[Update May 11, 2011] The public hearing on rezoning of 8495 Granville, proposed by Westbank Projects Corp. and Henriquez Partners Architects, was held over two nights, on April 21 and May 3, 2011. The final decision will be made by Council on May 17 (Tuesday). Below are some comments from presenters (more will be added as received to citizenYVR@gmail.com). It seems the majority of local speakers were against the rezoning, saying they wanted a community plan first. Some liked the design, and local businesses seemed to be in favor. The video of the meeting is now online here: http://vancouver.ca/ctyclerk/cclerk/20110421/phea20110421ag.htm. At the meeting, people were reportedly told that they are still welcome to write their comments to Mayor and Council at firstname.lastname@example.org.
- Citizens presented a petition signed by over 300 people (to be confirmed), stating this: We, the undersigned residents of this neighbourhood, DO NOT want a building of more than 4 stories built in the Lots A5 & 6, Block DL 325 Plan 4061: 8405 – 8435 Granville St.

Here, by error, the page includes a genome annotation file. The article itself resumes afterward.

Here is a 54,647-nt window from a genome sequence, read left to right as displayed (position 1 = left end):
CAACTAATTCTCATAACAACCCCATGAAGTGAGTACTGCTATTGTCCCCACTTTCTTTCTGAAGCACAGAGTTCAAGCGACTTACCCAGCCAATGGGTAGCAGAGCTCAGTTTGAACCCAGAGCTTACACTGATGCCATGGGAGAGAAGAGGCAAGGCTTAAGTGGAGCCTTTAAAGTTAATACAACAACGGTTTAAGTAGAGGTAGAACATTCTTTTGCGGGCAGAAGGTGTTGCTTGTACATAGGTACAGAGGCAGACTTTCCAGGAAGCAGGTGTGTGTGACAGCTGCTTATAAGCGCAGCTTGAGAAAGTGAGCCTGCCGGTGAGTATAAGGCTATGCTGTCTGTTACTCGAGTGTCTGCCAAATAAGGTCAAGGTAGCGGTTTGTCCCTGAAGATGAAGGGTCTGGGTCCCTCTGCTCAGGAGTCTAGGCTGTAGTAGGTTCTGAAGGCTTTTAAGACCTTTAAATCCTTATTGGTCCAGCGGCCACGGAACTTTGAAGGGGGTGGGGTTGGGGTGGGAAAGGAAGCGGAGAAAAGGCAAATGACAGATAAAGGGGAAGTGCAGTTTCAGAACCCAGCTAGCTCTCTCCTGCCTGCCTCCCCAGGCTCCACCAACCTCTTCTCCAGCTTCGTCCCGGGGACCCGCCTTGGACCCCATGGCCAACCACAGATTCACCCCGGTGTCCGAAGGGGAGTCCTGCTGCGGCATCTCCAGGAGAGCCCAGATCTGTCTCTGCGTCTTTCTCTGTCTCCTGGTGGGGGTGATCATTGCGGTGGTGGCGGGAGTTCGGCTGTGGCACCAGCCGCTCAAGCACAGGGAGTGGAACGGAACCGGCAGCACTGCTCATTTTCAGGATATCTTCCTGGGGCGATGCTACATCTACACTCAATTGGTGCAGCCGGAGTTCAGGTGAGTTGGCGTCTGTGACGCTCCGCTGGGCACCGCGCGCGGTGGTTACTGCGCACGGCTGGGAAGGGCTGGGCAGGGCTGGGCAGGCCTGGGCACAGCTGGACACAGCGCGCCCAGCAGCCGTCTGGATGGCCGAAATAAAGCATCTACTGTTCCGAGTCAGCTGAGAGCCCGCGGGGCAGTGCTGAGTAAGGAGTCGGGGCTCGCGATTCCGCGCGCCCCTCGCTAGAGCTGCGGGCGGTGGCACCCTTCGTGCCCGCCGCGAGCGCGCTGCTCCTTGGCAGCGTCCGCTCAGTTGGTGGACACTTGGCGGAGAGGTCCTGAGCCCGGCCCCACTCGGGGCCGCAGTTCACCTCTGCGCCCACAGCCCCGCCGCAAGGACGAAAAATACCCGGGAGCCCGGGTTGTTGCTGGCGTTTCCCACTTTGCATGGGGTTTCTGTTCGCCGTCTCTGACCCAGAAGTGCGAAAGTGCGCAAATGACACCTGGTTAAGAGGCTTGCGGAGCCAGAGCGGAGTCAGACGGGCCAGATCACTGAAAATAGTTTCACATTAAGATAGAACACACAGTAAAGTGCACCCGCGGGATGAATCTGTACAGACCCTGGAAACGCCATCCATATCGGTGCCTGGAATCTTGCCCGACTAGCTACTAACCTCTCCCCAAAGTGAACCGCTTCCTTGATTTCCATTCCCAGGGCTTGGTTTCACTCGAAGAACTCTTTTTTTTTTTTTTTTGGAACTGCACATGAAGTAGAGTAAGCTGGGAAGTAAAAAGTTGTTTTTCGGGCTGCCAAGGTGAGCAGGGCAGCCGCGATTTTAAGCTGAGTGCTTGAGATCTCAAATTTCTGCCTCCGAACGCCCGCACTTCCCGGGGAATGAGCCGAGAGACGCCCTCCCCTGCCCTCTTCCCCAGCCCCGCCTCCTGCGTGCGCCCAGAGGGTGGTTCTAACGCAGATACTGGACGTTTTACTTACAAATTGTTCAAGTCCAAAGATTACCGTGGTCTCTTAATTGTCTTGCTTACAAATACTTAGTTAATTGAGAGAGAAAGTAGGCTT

Below are summaries of comments made to council and others received later by CityHallWatch.
Download PDF: Helten, rezoning 8495 Granville, hearing, 3-May-2011. Simply hover your mouse over the image to reveal controls (stop, rewind, forward). Sorry, speed cannot be adjusted otherwise.
These are quite representative of many of the speakers’ comments:
- The Safeway arrogance has already been nasty for Vancouver. Marpole should target theirs for a boycott. Targeting all Safeways would be impossible; but locals could focus on a single location. Let them feel the voice of the community.
- This is a very large project that will dramatically change the character of the neighbourhood.
- Proposed tower is vastly out of scale with the surrounding buildings. Such a change should not be made without proper consideration of the needs and desires of the community.
- This proper consideration can not occur in the absence of a recent community plan.
- Note that the neighbourhood in question is WEST Marpole. The southern part of the Cambie corridor, which is also called Marpole, feels like an adjacent neighborhood two major roads to the east
- The neighbourhood is under-served in terms of public community space. The library is very small for the size of population. Other community spaces are the “Marpole Place” at Hudson and 70th and the (private) Scottish Cultural Centre on Hudson.